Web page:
It's Not About You, Jay Caspian King


No assessment of the podcast created by Marc Maron, called WTF, should ever begin with negativity or what it means to the person doing the assessment. The show belongs to Marc Maron, but, really, it's not about him and it's not about the person being interviewed. It's about having a conversation that is open and honest.

Consequently, Jay Caspian King of the execrable Grantland site uses his own angst and neediness to run the show down and fulfill his daily/weekly quota of bullshit for the masses. This is unfortunate, since a good piece about WTF should begin and end with the fact that Marc Maron is doing a fantastic job of facilitating great conversations.

King makes it entirely about himself, and that's lamentable:
But for those, like me, who are at their happiest when listening to other people stack one layer of false modesty on top of another layer of false self-awareness, Southern California, and all its gyms and its phalanxes of actresses who hike up Runyon Canyon, can feel a bit alienating.
If this is entertainment to you, then your issue is not with the show. It's with whatever is alienating you from the rest of society. Why project that on someone else's art?
As someone who listens to the WTF podcast for an average of about 45 minutes a day, I wish there were a prettier way to describe what goes on. But outside of the occasional live show, which usually involves a bunch of comedians you've never heard of desperately reminding you of all the reasons you've never heard of them...
This is a patently unfair attack on something that Maron does very well, and that is host a live event that he records for his show. Ever heard of Joel McHale? Amy Sedaris? Will Arnett? Jonathan Katz? Those folks, and many more, have done the live shows and they are very entertaining.
As a listener, it's hard not to interject yourself into the back-and-forth. There have been times, usually early in the morning, when I've put on a WTF podcast and found myself talking, stupidly, about my own problems. And strangely, these mini-therapy sessions in which I'm talking to Maron and my steering wheel have been far more effective than anything I've found in a professional's office; perhaps it's worth wondering if Maron might be unknowingly pioneering some new technique whereby the unrelenting and unabashed narcissism of the therapist encourages the patient to indulge and discuss his own problems, at least a little bit.
I'm sorry, but I listen for the conversation. That is the artistry of what Maron does. He talks to people in an old-school way that is very open and honest. The Carrot Top show was the worst episode, period. And it failed, for me, because Carrot Top refused to talk for himself and, instead, allowed his sidekick to sandbag Maron. Rather than act confrontational, Maron allowed the conversation to unfold as it happened, and with the sidekick's lame excuses being the most revealing aspect of Carrot Top's public persona. Aside from that episode, I can't think of any others that were even remotely difficult to listen to.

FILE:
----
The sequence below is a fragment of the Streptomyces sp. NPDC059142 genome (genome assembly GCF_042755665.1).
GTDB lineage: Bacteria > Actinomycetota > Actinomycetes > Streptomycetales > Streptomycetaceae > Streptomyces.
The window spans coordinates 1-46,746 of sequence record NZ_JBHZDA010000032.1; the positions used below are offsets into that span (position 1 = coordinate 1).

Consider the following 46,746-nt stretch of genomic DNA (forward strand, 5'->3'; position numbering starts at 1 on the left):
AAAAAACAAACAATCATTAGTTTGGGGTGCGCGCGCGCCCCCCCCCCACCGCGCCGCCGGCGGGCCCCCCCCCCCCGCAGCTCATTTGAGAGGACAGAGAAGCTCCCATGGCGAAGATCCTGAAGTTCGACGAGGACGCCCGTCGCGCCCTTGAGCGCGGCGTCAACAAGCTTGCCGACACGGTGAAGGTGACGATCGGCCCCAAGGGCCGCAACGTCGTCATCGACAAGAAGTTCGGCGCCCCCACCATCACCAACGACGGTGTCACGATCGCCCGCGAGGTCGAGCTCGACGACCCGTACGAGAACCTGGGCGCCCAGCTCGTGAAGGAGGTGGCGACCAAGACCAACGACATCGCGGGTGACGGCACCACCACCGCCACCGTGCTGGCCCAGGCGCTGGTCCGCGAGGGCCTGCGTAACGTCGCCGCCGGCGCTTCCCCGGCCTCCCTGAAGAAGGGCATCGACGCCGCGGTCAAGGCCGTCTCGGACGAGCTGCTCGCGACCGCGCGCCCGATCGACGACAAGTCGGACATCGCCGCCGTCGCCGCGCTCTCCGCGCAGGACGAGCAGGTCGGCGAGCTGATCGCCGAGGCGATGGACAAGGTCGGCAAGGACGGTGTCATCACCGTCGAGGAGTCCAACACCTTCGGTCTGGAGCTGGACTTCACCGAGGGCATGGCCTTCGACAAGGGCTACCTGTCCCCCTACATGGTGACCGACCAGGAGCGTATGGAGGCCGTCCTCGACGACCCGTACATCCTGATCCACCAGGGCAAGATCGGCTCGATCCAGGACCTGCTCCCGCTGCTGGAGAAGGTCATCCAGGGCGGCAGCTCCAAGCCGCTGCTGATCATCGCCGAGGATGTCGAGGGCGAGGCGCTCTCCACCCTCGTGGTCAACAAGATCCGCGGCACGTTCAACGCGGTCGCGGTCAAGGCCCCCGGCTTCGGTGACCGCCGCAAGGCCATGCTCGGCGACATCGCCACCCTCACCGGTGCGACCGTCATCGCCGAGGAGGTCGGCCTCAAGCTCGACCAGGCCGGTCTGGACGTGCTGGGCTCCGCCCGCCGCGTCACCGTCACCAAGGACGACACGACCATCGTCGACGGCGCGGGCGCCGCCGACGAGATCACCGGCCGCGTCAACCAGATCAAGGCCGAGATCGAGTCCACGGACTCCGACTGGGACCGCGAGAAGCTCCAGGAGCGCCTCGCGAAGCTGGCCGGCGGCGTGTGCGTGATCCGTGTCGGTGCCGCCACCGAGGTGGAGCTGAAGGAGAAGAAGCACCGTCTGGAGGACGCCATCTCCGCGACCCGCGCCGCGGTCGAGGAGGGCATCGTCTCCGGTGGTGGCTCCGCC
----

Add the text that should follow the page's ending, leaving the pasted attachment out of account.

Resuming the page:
The most interesting shows are when people expose who they really are--such as the episodes with Gallagher and Carlos Mencia. The best shows are the ones that are raw and honest, such as with Louis CK and Todd Glass.

The Glass episode, in particular, is humanity exposed and examined; honesty and self-awareness are run through a particularly interesting kind of wringer. I don't know how King's assessment of Maron, and what he does, can even exist without at least mentioning that show. He may listen to the show, but, brother. He ain't hearing it.

I think this is his biggest cheap shot:
Maron's interviews exist somewhere outside of the polite Tonight Show format, where one humbler, funnier person asks a self-involved, possibly vapid person some questions that have been prescreened by an army of publicists. Every Letterman and Leno interview goes down easy in the same way. Every Maron podcast self-combusts, picks itself back up, and drags itself across the 75-minute mark. The repetition of his specific traumas — "the Lorne meeting," cocaine, and comedy clubs — creates something of a narrative structure for every unctuous, predictable talking point. Maron is narcissistic, chauvinistic, and still living in the drugged-out comedy clubs of the late '80s and '90s, but he somehow pulls all these things into a powerful, compelling, and, most important, funny neurosis.
Maron has a history, and his conversations reflect that. Is he supposed to adopt a persona that appeals to a broader demographic and show us that so that his traumas are hidden away? Most emphatically, hell no. The appeal of the show is that it stays true to the way it was started--as a way of restarting Maron's career after being burned out working in political radio. The idea behind the show is deceptively brilliant. Let's sit in the garage and talk. Let's have a conversation about adult things. And that's why people have connected with it.

It's sad when someone allows their own issues to get in the way of what they're assessing in the popular culture. Marc Maron's show is one of the real gems out there, and the enthusiasm with which people continue to greet new episodes reflects that. It is a show that succeeds because it is giving people what a lot of other great podcasts are also doing--they're just dealing openly and honestly with the conversation that happens between people. Beyond that, you don't have to overthink it or inject your personal demons into the mix.